- Don’t ignore breakfast. Start each day with a healthy meal, such as oatmeal or whole wheat cereal.
- Hold off on seconds. Instead of another plateful of the main dish or dessert, encourage kids to fill up with more salad or vegetables.
These articles published recently due to Bill Clintons quadruple bypass surgery are encouraging. Although both articles are not hard nutrition literature, they do refer to an important subject- Most Americans eat too much. It is interesting that both authors emphasize eating more plant foods and less animal products. As nutrition “facts” change over the years with more discoveries and understanding of the body’s systems, one thing has not changed- the fact that eating a lot of plant foods is healthy. Each persons constitution determines which plants, how much and in what form, but everyone can agree through time tested experience that the human body needs plant food for optimal health. Unfortunately, When Mr. Bill Clinton was president of the United States, he was unaware that the very corporations he was supporting, such as the entire pharmaceutical industry and the meat and dairy industries, have the most marketing campaigns and influence on the American media and education. There is a lot of money being made in all of these businesses. The vegetable market is not quite as lucrative- yet.
It is hopeful to see that the Clinton Foundation Alliance is trying now in a small effort, to correct many of the mistakes they have made. I would like to see him take one bold step further and actually promote a purely plant based (vegan) diet to make real progress in preventing obesity and heart disease.
Dr. Rosenfeld has given generally good suggestions, but being an older doctor, his education was undoubtedly funded by the corporate powerhouses- the meat, dairy and pharmaceutical industries, meaning that he learned about the food guide pyramid (which has been changed due to “new” nutrition information) and that “everything in moderation” is okay.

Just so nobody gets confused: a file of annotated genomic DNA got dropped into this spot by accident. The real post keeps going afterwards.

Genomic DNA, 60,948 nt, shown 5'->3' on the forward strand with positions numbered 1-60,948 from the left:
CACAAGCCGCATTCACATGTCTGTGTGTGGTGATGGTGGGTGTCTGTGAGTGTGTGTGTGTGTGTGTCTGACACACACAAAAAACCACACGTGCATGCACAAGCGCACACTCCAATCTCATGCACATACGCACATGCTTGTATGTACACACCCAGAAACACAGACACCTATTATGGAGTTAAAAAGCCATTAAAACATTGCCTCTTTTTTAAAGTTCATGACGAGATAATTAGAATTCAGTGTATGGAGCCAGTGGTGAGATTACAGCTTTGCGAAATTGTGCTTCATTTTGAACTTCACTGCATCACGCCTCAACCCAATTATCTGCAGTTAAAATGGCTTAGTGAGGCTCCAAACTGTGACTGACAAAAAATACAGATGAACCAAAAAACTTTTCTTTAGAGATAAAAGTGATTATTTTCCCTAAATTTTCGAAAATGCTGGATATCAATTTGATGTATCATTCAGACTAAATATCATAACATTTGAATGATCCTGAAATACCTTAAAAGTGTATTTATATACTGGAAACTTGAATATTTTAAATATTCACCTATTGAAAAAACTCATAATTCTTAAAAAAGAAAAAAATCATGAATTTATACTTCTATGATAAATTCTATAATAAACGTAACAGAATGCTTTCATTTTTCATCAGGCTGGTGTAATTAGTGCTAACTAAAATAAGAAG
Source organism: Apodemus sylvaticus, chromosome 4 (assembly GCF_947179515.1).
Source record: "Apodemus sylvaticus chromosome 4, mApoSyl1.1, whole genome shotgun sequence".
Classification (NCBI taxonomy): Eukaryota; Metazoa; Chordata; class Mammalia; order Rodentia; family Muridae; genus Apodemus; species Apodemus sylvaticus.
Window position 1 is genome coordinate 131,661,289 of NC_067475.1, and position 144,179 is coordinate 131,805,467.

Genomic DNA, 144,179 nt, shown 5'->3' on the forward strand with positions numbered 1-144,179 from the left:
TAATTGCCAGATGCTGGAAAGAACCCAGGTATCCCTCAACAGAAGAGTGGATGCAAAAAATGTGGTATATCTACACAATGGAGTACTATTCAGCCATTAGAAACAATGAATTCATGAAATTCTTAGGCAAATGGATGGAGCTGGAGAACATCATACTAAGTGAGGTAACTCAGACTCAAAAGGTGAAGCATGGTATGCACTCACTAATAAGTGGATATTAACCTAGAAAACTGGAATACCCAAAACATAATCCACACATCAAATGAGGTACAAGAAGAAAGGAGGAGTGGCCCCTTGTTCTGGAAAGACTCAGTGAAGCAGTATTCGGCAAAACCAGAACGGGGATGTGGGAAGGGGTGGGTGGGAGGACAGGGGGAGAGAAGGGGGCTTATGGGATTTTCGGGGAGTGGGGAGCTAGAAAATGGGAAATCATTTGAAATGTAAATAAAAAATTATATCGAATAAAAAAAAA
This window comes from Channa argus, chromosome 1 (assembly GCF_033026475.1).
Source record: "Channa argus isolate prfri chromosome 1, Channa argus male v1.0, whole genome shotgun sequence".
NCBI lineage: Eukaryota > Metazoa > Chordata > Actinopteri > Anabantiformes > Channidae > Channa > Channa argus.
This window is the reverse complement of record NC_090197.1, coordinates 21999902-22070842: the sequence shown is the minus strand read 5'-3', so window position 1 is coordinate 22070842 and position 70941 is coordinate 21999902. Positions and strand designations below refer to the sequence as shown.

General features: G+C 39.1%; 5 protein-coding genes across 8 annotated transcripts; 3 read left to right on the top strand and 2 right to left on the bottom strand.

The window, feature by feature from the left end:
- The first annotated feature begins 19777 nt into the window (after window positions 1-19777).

Some important points that I can add to this news is that because cholesterol is made by animals (including human animals), we do not need to consume any. Any dietary cholesterol is excess because our bodies make sufficient amounts already. Plants do not make cholesterol, needless to say, all plant foods are naturally “cholesterol free”. In addition, saturated fat alone does not clog arteries. Saturated fat is not unhealthy or even entirely “sticky”. It is the combination of saturated fat and cholesterol in animal products that causes blockages in arteries by sticking to the arterial walls. The last point that I would like to make clear is that sodium itself does not cause hypertension or heart disease. The cells in our bodies require a very specific balance of sodium and potassium to function correctly. Sodium and potassium must be eaten in the right proportions to maintain balance. Potassium is abundant in leafy green vegetables, fruits, whole grains and many other whole, unprocessed plant foods. Meats tend to require a lot of salt (sodium) for palatability, therefore increasing the need for potassium as well. Most people however, just eat a lot of salt and do not leave room for filling up on vegetables, fruits, whole grains and beans.
By Nina De Leon, CNC